Time travel

What lies beyond the event horizon of the ‘webinar’?

Reda Sadki Learning design, Learning strategy, Thinking aloud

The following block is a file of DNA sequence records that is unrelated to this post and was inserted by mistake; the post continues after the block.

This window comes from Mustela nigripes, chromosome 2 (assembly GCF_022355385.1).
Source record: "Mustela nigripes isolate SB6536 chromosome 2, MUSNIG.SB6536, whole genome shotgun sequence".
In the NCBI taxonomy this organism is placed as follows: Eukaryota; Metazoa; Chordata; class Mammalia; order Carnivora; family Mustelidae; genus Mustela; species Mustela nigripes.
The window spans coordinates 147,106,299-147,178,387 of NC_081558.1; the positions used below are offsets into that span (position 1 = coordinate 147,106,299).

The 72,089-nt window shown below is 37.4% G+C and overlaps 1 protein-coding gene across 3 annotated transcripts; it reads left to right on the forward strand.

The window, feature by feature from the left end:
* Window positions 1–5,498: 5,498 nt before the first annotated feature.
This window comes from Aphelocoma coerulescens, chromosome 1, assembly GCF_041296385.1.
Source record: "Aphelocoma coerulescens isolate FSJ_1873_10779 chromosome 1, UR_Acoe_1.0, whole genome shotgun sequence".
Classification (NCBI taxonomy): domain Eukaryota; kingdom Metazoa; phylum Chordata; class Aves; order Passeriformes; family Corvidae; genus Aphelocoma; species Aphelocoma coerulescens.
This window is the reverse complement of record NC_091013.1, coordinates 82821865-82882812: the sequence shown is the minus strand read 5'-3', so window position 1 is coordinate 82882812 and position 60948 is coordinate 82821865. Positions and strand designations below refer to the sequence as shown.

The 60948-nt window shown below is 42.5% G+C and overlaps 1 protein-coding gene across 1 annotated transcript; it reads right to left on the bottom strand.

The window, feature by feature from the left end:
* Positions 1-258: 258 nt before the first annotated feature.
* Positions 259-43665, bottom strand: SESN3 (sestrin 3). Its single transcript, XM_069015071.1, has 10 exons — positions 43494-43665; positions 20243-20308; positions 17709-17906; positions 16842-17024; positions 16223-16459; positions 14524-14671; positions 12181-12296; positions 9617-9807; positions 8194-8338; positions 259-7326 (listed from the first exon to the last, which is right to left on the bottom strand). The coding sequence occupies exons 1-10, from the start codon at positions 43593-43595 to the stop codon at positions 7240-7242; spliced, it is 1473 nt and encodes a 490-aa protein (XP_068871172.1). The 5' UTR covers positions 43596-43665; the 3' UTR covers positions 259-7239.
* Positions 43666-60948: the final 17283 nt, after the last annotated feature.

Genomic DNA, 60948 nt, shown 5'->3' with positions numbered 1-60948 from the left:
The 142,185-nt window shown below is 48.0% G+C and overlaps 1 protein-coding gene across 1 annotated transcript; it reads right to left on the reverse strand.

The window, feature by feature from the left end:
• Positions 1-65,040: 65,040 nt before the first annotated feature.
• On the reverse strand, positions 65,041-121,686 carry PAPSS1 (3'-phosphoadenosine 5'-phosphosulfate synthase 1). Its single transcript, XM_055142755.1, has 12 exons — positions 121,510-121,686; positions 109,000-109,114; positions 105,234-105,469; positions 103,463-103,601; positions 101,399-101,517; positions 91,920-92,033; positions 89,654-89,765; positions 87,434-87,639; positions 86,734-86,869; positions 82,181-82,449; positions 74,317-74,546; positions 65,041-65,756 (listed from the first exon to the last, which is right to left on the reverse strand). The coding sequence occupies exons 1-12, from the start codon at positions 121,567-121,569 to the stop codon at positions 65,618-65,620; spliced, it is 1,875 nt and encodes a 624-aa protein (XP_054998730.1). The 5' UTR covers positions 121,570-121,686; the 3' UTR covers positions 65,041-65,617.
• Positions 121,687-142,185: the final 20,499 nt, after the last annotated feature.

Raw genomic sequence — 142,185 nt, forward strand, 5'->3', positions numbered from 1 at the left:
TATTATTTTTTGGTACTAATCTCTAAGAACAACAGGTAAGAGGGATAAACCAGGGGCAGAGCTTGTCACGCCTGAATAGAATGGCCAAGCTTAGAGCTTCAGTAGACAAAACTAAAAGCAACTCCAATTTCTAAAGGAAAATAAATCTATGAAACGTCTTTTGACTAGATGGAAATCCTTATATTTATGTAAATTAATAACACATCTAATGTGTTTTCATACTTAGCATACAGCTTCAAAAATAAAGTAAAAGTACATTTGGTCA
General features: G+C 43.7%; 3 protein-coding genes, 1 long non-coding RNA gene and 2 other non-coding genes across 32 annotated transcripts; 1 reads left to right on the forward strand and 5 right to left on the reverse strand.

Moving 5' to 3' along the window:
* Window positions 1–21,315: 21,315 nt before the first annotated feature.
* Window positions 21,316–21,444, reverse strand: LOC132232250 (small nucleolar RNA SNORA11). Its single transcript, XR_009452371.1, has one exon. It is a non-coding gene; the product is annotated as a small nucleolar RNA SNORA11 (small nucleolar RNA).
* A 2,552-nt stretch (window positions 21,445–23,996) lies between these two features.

It is very hard to convey to learners and newcomers to digital learning alike that asynchronous modes of learning are proven to be far more effective. There is an immediacy to a sage-on-the-stage lecture – whether it is plodding or enthralling – or to being connected simultaneously with others to do group work. Asynchronous goes against the way our brains work, driven by prompts, events, and immediacy. But people get the benefit of “time-shifting” their TV shows and “on demand” is the norm for media consumption now. Most webinars still require you to show up at a specific time. With live streaming of the Foundation’s events, we are observing growing appreciation for asynchronous “I’ll watch it when I want to” availability of recorded events. The behavior seems different from the intention of viewing a recorded webinar, which almost never happens. (This is, in part, the motivation question: does anyone watch …